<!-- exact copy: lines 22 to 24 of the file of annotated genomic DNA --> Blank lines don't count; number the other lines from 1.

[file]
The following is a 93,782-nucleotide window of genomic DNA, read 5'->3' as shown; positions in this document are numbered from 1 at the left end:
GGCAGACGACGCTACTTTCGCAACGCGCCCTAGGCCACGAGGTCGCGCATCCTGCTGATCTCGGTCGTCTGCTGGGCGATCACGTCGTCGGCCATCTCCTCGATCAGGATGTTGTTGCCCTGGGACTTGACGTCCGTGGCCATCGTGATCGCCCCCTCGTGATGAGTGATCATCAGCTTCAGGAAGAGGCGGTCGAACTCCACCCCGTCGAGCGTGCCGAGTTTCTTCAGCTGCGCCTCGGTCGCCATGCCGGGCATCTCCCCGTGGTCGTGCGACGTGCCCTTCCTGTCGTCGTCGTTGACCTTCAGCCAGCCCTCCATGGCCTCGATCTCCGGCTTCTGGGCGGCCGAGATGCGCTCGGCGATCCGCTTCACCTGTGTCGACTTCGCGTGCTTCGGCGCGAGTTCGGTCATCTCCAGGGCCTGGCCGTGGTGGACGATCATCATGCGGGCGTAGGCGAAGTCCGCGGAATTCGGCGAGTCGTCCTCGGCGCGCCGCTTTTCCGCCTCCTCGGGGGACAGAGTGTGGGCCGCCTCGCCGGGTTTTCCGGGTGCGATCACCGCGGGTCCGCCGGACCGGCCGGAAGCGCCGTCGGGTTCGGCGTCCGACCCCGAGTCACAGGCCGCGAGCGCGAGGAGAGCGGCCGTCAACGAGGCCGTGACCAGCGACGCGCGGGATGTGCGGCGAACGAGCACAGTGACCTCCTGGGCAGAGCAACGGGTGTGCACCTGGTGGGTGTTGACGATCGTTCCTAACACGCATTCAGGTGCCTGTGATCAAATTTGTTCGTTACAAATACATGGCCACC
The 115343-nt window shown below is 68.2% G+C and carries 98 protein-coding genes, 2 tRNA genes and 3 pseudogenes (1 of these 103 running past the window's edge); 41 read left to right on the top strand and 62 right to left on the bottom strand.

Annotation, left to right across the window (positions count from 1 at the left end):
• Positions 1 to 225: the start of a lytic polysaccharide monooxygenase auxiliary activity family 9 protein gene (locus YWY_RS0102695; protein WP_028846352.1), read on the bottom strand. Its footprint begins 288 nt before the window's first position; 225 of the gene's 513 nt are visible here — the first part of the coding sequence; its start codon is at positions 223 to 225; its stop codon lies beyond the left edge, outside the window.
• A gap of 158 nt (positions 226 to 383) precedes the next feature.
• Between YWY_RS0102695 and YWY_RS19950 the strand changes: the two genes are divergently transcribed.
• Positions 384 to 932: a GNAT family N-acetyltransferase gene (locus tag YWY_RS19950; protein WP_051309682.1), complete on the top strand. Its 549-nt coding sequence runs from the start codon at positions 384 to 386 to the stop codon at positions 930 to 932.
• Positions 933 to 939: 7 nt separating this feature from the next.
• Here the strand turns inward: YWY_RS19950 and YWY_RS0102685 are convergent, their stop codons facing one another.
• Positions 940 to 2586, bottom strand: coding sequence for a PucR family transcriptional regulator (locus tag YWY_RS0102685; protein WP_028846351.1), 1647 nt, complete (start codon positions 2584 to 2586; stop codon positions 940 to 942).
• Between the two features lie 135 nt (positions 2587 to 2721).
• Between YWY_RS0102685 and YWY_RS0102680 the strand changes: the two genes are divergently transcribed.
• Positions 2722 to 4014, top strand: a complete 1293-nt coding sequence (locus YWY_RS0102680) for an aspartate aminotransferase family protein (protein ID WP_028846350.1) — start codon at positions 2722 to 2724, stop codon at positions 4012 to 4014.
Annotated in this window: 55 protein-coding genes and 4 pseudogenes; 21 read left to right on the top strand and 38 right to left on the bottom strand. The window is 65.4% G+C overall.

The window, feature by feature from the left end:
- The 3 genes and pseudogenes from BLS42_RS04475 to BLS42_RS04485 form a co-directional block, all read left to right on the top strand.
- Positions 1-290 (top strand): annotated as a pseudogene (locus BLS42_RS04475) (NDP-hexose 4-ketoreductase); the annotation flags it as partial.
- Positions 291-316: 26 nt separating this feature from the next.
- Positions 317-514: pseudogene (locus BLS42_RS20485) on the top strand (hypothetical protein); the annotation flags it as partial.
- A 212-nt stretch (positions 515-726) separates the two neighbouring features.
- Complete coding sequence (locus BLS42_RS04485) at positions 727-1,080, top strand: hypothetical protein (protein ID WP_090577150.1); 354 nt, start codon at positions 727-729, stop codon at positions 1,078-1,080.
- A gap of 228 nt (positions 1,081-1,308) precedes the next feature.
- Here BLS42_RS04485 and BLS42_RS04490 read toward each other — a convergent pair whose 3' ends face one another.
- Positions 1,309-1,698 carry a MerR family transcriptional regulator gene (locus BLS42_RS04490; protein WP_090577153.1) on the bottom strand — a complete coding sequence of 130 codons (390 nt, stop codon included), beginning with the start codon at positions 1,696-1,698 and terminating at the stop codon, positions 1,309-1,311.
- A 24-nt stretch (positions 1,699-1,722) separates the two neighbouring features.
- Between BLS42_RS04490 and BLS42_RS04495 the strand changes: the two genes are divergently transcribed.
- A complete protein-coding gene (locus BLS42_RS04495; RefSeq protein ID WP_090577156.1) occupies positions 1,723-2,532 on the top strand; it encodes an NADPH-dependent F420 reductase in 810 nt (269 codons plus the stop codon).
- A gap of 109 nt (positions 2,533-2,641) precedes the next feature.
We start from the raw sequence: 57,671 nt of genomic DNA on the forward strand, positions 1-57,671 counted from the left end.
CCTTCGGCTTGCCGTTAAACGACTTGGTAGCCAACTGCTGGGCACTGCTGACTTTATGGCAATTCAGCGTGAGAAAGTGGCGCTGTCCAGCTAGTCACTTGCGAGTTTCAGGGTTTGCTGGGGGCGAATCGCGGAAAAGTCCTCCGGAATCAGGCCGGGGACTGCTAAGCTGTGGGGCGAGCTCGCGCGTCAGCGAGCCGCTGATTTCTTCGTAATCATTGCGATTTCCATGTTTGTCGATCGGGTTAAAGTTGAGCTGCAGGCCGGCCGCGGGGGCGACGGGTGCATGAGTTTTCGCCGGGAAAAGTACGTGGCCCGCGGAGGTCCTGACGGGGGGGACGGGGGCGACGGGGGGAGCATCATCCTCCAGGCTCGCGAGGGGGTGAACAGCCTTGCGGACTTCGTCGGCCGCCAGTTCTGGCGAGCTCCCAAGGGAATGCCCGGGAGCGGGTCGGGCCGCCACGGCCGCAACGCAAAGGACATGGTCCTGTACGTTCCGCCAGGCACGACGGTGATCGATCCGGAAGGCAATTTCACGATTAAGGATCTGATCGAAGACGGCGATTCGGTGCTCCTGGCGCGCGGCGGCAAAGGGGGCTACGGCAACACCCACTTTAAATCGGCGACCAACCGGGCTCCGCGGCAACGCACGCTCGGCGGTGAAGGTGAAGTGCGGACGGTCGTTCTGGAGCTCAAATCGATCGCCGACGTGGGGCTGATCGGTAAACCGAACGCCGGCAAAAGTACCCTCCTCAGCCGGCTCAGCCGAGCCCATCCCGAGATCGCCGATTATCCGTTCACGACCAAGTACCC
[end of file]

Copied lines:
- Complete coding sequence (locus BLS42_RS04485) at positions 727-1,080, top strand: hypothetical protein (protein ID WP_090577150.1); 354 nt, start codon at positions 727-729, stop codon at positions 1,078-1,080.
- A gap of 228 nt (positions 1,081-1,308) precedes the next feature.
- Here BLS42_RS04485 and BLS42_RS04490 read toward each other — a convergent pair whose 3' ends face one another.